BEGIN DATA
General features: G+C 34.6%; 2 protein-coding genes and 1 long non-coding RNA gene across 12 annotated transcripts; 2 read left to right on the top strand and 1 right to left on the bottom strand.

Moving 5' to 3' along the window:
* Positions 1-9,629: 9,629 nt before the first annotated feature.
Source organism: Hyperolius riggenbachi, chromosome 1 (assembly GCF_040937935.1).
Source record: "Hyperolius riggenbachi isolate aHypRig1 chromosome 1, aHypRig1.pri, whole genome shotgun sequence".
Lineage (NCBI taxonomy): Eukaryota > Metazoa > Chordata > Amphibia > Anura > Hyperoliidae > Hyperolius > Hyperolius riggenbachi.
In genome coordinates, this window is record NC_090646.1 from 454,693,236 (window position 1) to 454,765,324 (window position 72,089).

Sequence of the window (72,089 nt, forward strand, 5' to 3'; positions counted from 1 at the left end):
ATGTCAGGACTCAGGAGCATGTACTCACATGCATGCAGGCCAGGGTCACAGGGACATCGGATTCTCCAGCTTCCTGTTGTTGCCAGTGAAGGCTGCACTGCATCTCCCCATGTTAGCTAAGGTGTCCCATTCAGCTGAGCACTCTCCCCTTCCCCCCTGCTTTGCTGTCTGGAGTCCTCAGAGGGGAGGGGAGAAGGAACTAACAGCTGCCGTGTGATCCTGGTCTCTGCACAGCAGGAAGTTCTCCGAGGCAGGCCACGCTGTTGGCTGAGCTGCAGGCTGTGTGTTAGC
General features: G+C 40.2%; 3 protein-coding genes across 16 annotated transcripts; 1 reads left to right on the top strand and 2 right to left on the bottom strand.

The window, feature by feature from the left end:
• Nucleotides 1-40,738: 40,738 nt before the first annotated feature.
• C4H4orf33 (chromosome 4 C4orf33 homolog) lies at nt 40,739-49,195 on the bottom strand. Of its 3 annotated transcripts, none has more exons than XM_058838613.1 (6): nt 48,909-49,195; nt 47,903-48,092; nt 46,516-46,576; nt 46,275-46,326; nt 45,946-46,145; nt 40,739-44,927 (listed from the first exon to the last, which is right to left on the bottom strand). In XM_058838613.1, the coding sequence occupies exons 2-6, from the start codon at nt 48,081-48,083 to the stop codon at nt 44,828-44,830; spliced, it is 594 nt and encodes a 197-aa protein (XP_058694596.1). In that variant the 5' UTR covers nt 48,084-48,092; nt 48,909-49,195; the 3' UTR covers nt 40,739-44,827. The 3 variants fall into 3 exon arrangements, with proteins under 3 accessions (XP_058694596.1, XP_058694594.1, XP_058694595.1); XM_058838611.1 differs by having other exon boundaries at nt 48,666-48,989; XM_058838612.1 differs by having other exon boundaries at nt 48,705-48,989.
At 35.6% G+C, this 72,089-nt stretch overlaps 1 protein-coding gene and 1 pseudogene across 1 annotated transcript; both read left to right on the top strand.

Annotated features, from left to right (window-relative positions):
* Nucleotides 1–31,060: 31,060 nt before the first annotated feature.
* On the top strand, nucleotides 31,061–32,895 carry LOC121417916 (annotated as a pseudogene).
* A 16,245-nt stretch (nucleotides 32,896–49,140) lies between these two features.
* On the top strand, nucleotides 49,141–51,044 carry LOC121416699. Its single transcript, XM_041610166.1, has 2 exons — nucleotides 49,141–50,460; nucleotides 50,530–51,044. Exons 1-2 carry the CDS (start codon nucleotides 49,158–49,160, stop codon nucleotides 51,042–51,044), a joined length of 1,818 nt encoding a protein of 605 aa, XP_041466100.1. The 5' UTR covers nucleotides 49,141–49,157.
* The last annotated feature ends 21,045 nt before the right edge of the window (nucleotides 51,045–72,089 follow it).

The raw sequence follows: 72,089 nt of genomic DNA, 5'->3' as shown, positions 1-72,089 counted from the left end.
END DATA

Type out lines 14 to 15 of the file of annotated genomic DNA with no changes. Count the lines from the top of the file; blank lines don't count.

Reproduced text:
At 35.6% G+C, this 72,089-nt stretch overlaps 1 protein-coding gene and 1 pseudogene across 1 annotated transcript; both read left to right on the top strand.

Annotated features, from left to right (window-relative positions):